One of today’s trendiest ingredients on restaurant menus and on Instagram is likely nestled in your fridge.
Creative recipes for eggs — that’s right, eggs — are hatching outside the typical breakfast plate. Now you can find eggs on everything from pizzas, burgers, pastas and nachos to “protein” boxes — a snack box of hard-boiled eggs, nuts and cheese.
And the “Put in Egg on It” trend continues to grow in popularity thanks to social media and consumer demand for back-to-basics, natural foods, says Katie Nola, director of marketing for the Iowa Egg Council.
“Everybody wants all-natural foods, so eggs are always on trend because they are all natural with no added preservatives,” Nola says. “And people are seeing that (eggs) are a good source of protein, low in calories and offer so many other quality vitamins. People are finally recognizing that.”
In fact, egg consumption in the United States continues to rise. In 2018, Americans will eat 279 eggs per person annually, a big jump from the 255 eggs per person consumed in 2015, according to forecasts from the American Egg Board.
Nola credits the rise in egg consumption, in part, to McDonald’s and other quick-service restaurants adding eggs to their all-day menus.
“Brunch is huge anymore. Everyone is out ‘brunching.’ And breakfast for dinner, that’s been trending,” Nola says.
Eggs are also on trend with the latest diet fads, Nola says. The Mediterranean diet, keto diet and Whole 30 diet all include eggs on the menu, she notes.
Plus, eggs look appealing in Instagram photos. “There has been a trend now with Asian-inspired foods, like pho bowls, and they have eggs in them,” Nola says.
“And avocado toast is huge. That (trend) started last year. Usually, they will do a poached egg, just so you get the runny yolk coming off onto the avocado,” she continues. “It’s still holding strong, the whole ‘Put an Egg on It’ trend.”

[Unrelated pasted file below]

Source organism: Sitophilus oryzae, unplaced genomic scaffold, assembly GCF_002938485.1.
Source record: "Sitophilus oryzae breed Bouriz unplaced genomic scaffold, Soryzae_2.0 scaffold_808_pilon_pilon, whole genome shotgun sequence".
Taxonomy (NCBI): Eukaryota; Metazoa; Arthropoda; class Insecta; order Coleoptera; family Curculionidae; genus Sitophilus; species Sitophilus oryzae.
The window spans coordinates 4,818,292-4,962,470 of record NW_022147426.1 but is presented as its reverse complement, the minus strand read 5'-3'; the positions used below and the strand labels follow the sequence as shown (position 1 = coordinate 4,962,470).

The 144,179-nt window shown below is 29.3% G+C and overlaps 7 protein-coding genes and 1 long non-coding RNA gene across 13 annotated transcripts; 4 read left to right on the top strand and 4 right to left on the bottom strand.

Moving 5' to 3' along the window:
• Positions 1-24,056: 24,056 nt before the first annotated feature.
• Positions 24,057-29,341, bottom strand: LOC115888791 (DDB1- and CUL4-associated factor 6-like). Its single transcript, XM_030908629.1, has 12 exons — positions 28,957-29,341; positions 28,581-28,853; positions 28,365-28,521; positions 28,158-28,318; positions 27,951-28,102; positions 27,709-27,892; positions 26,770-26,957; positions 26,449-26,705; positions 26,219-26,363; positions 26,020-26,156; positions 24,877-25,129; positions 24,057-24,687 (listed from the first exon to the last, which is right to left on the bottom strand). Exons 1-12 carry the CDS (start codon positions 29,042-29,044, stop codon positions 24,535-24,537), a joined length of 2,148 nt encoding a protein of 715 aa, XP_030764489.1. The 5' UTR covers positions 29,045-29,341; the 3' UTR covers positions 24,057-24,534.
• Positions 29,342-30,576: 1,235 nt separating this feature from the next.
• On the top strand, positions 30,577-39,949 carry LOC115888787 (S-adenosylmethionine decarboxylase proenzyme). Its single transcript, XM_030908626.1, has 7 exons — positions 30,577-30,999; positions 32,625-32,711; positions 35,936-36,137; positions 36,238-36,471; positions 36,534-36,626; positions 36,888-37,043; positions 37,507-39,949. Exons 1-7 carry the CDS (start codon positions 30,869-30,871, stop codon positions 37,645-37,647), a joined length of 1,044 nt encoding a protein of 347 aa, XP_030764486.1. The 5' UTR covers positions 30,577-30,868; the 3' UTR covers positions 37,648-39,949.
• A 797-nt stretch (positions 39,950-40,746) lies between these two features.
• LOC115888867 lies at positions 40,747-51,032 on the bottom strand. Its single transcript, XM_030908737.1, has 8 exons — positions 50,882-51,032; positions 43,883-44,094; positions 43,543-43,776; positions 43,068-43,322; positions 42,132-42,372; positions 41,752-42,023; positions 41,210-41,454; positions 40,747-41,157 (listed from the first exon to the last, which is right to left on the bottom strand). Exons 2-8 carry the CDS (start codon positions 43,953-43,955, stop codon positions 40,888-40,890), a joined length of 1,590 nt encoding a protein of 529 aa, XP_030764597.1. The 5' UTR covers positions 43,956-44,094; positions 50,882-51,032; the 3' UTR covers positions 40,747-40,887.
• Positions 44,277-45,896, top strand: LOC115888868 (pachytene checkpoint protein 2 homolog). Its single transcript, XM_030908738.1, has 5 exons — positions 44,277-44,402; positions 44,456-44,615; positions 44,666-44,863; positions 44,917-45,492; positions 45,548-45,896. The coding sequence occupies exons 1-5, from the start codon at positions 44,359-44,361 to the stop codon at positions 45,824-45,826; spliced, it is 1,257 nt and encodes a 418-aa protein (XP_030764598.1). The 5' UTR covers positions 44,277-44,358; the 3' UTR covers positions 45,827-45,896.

Another reason eggs are enjoying a moment is that Americans in general are more health-conscious and looking to improve their diet, Nola says.
“They recognize the nutritional benefits, the versatility of the egg. And you can’t beat the price of eggs for a good source of high-quality protein,” she says.
Nutritionally, a single egg has only 70 calories, 4 grams of fat, 6 grams of protein and all nine essential vitamins and minerals.
And don’t forget the yolk, because that’s where you will get most of the nutrients, Nola says.
For example, eggs yolks contain lutein, which research shows helps protect our eyes from all the “blue light” from our tablets and smartphones, she says.
Eggs are also a good source of choline, a nutrient that’s essential for babies’ brain development in pregnant women and for cognition and memory in adults, Nola says.
Nutrition experts also recommend consuming 20 to 25 grams of protein at every meal, including breakfast, to help prevent age-related muscle loss and to aid muscle recovery after exercise, she adds.
In addition, the latest U.S. Dietary Guidelines for Americans no longer places a limit on dietary cholesterol. So eggs are back on the menu as part of a healthy diet.
Now is a great time of year to take advantage of Easter sales on eggs, Nola says. Deviled eggs are always a hit at spring gatherings.
Nola says her favorite weekend breakfast is avocado toast — toasted bread topped with smashed avocado and a poached egg with a little salt and pepper.
“There is always a time and place for eggs,” Nola says.
For more egg recipes, visit the Iowa Egg Council website at www.iowaegg.org.
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